Craig Rosenbaum | November 28, 2011 | Wrongful Death
One New York family is mourning the loss of a loved one after a highway worker was run over by a truck.
The 35-year-old worker was struck at the Mamaroneck sanitation and recycling center around 7:15 a.m. as he and his colleagues were leaving for work. The victim died on the way to Jacobi Medical Center in the Bronx as a result of the accident.
Mamaroneck police are being assisted by the Westchester County police in the investigation. No charges have been filed against the truck driver. The Occupational Safety and Health Administration is also investigating the matter.
People who work around large trucks often face danger as part of their work. In 2005, a 24-year-old sanitation worker died in a neighboring town from head injuries after he fell off the back of a garbage truck.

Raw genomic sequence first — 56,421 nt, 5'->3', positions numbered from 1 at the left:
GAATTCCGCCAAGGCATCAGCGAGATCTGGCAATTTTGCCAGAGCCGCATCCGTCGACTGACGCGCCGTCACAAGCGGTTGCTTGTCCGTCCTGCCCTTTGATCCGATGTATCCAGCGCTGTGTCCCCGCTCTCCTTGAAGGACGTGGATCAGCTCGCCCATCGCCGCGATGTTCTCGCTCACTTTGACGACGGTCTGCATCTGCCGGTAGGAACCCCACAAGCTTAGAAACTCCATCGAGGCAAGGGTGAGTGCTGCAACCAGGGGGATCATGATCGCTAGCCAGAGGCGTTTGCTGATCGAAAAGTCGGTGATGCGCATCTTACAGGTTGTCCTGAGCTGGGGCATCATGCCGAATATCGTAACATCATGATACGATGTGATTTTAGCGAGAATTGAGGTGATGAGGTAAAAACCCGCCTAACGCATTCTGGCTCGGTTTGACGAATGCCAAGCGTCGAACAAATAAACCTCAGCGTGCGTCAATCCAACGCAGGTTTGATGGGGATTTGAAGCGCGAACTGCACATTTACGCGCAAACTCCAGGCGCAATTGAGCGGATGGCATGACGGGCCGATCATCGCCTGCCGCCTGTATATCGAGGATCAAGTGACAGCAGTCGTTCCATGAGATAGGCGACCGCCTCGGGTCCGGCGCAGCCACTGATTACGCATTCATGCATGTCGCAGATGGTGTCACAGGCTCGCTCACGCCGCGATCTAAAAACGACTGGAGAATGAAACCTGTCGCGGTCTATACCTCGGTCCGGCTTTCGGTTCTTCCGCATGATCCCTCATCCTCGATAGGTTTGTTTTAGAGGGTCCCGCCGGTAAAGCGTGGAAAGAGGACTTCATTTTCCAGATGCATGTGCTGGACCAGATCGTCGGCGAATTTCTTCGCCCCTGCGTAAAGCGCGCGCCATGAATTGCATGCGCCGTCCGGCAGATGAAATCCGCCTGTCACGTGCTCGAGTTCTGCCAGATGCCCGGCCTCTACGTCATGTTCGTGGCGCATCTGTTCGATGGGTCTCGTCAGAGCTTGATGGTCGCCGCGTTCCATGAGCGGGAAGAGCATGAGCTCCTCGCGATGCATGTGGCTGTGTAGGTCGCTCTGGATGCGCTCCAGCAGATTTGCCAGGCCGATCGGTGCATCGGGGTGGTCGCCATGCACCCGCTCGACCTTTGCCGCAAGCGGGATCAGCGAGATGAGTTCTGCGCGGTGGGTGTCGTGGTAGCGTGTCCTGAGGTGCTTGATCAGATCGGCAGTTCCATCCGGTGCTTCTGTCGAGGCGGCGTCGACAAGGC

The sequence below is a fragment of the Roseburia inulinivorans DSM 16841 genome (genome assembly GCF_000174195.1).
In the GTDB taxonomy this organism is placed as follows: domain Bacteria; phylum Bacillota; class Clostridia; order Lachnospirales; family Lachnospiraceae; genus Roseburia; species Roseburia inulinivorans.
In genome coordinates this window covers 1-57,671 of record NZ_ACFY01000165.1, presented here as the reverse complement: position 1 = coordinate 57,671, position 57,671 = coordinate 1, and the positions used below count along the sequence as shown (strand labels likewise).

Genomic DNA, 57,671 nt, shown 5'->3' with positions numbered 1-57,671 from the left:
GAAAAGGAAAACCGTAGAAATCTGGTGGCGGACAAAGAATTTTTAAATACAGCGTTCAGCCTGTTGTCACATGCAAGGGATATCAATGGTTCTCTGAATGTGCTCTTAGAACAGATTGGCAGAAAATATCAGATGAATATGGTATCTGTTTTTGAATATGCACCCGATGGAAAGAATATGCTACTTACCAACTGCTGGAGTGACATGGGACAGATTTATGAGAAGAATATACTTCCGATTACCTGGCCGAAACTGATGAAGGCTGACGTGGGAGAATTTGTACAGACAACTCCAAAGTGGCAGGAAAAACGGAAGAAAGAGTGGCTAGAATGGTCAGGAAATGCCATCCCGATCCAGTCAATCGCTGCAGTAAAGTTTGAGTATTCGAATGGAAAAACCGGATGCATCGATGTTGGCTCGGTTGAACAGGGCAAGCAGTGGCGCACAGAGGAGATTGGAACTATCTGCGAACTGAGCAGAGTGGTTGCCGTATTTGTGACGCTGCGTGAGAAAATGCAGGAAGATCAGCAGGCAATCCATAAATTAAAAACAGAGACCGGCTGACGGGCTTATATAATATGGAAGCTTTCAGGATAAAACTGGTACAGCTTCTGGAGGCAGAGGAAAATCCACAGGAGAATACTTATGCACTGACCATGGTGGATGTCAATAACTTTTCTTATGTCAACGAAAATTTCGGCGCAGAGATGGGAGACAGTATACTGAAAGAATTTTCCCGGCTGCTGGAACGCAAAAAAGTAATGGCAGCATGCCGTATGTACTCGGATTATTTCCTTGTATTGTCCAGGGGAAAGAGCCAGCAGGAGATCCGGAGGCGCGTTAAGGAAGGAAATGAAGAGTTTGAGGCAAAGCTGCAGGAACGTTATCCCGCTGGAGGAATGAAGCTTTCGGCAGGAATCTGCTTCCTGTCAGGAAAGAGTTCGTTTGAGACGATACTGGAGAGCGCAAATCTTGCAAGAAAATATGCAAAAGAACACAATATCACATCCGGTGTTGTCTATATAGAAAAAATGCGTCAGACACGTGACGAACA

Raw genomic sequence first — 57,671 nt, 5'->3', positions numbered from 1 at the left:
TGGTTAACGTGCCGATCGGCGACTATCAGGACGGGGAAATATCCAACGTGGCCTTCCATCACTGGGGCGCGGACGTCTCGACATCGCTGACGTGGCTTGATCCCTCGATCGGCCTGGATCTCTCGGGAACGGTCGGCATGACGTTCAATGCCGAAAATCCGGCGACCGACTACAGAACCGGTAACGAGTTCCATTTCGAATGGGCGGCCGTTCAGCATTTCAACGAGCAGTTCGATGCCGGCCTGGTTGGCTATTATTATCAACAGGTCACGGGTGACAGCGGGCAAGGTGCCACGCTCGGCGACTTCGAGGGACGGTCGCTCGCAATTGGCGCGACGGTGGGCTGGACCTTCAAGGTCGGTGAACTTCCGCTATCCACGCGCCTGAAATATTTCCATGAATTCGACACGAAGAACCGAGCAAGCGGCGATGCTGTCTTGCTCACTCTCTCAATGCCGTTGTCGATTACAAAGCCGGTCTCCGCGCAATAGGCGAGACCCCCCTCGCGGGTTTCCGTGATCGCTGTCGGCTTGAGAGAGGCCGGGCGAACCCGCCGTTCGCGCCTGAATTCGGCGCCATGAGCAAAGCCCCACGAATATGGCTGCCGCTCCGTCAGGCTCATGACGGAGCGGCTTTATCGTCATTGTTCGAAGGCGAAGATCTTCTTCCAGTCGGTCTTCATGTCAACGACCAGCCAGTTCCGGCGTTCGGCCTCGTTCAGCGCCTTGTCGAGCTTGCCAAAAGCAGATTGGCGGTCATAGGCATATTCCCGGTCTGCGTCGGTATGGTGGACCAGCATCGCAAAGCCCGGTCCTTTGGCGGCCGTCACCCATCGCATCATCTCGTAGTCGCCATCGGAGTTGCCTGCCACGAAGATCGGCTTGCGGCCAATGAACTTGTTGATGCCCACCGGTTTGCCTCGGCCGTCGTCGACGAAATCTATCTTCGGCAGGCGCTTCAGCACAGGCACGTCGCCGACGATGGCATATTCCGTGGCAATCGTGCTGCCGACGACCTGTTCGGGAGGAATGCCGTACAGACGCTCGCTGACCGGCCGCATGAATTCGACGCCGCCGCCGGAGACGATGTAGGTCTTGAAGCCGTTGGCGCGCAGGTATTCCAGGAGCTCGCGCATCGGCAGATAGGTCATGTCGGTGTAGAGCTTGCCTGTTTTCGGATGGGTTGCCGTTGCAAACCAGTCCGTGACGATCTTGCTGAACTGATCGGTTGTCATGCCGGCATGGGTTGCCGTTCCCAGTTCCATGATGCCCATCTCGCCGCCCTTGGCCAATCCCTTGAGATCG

Another facility experienced two deadly incidents in 1999. One man was run over and just five months later another man died after being suffocated under a pile of garbage that was unloaded on top of him.
Many believe that these types of accidents and deaths could have been prevented. Safety regulations are put into place to help protect workers from personal injury and death. When these regulations are ignored or dismissed, workplace accidents can happen.
While the exact details of how this latest victim died, it is known that his family is grieving over their loss. They may have questions as to what happened and if anyone is responsible for the accident. If someone is responsible for this death, they may be held accountable for their actions in a court of law.
When a worker is injured or killed on the job, consulting with a personal injury lawyer may prove to be a good step for victims and their families. An attorney can look into the circumstances behind the accident and may be able to offer sound legal advice as to what options victims and families have available.
Source: Lohud, “Mamaroneck highway worker killed in ‘freak accident’ hit by truck at town sanitation yard,” Shawn Cohen and Rebecca Baker, Nov. 12, 2011